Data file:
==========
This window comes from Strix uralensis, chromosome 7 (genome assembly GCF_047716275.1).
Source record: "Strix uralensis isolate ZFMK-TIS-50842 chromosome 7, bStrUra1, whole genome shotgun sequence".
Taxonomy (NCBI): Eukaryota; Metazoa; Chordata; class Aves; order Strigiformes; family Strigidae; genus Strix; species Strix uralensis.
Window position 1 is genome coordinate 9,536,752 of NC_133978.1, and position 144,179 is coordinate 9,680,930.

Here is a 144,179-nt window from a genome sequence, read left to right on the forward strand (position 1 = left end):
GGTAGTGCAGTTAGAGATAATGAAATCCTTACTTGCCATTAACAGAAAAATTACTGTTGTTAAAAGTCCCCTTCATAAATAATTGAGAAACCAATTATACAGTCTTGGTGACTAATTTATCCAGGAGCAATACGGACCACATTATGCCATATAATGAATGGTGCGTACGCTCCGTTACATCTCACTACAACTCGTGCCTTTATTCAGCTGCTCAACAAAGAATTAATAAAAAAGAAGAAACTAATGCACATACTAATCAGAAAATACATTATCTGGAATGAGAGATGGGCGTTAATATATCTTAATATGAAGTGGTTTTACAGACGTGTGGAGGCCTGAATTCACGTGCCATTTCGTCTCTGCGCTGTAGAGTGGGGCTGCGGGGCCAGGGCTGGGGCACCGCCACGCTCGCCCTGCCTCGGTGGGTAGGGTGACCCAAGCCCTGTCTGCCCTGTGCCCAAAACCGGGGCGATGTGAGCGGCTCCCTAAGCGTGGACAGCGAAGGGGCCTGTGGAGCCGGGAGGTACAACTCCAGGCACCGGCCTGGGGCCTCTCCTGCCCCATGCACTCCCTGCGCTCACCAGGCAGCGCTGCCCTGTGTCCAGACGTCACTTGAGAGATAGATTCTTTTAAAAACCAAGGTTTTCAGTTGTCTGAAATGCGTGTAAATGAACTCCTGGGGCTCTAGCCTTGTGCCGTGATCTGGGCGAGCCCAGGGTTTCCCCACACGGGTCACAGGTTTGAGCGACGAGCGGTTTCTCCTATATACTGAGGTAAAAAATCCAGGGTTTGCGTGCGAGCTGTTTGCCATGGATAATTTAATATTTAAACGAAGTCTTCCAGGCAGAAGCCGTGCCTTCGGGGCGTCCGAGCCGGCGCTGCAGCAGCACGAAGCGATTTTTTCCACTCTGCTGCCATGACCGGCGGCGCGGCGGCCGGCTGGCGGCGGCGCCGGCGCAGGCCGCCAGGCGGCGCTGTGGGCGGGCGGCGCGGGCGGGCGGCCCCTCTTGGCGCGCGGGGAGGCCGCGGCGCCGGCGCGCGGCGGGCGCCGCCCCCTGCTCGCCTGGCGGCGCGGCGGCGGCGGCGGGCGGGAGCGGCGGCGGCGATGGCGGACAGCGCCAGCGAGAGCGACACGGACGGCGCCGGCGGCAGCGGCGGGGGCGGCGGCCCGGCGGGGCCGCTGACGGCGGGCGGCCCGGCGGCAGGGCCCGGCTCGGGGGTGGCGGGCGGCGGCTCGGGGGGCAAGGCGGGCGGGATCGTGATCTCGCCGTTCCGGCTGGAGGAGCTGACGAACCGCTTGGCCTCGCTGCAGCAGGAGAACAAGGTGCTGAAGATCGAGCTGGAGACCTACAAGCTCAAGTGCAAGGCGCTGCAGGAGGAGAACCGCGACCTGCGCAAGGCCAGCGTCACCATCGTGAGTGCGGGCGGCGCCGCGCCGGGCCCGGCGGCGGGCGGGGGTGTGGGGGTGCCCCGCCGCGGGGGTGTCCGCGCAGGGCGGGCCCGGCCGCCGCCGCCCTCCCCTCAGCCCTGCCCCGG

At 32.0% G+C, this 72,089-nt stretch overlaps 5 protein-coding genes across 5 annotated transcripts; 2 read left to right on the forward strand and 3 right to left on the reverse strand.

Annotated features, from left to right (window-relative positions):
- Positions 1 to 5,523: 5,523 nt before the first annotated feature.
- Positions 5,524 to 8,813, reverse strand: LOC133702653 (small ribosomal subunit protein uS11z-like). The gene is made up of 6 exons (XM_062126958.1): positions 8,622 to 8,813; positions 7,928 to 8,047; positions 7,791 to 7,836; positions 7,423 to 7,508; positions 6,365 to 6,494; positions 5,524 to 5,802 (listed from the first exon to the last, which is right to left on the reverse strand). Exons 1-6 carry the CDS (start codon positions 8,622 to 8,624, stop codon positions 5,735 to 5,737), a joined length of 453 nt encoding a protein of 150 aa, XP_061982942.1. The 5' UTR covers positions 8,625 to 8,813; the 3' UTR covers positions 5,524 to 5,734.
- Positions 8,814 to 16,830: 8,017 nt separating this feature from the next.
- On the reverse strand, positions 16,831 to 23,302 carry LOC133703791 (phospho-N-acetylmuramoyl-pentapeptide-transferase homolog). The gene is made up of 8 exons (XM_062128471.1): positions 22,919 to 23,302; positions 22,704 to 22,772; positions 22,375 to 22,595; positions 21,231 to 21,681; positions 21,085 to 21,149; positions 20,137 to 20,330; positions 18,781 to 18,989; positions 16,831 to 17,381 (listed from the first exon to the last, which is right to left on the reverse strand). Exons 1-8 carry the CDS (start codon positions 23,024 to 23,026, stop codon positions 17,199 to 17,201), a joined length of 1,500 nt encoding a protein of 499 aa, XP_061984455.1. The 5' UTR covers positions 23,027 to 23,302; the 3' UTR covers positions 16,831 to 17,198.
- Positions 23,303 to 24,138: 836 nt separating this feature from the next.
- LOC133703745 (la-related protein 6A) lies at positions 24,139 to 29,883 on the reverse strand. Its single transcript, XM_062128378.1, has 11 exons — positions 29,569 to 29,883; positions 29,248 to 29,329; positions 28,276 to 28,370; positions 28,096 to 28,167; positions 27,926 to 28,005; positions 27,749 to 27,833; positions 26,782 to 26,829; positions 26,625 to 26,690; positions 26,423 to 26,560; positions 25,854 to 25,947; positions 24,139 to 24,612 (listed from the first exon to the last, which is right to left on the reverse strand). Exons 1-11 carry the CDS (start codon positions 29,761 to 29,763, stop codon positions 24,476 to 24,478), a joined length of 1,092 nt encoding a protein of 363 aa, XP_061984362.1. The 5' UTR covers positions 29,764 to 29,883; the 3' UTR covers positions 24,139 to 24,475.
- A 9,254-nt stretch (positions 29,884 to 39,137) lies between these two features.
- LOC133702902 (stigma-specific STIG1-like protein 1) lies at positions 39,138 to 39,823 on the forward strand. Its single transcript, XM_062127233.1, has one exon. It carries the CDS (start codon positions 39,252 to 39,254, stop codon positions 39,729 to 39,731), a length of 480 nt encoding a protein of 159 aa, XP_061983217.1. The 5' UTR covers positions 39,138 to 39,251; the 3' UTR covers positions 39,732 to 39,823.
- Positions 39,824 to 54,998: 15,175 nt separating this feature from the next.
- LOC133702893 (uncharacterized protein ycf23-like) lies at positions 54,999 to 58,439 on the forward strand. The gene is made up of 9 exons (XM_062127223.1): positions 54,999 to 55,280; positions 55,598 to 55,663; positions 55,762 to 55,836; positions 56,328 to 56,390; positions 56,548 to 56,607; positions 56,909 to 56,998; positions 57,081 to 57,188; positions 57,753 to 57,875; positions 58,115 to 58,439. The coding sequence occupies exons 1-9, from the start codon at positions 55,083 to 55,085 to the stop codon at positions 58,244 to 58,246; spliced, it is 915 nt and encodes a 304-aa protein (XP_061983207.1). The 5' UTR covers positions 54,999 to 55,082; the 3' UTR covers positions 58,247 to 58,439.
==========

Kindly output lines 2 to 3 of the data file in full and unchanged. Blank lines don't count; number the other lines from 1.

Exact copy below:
Source record: "Strix uralensis isolate ZFMK-TIS-50842 chromosome 7, bStrUra1, whole genome shotgun sequence".
Taxonomy (NCBI): Eukaryota; Metazoa; Chordata; class Aves; order Strigiformes; family Strigidae; genus Strix; species Strix uralensis.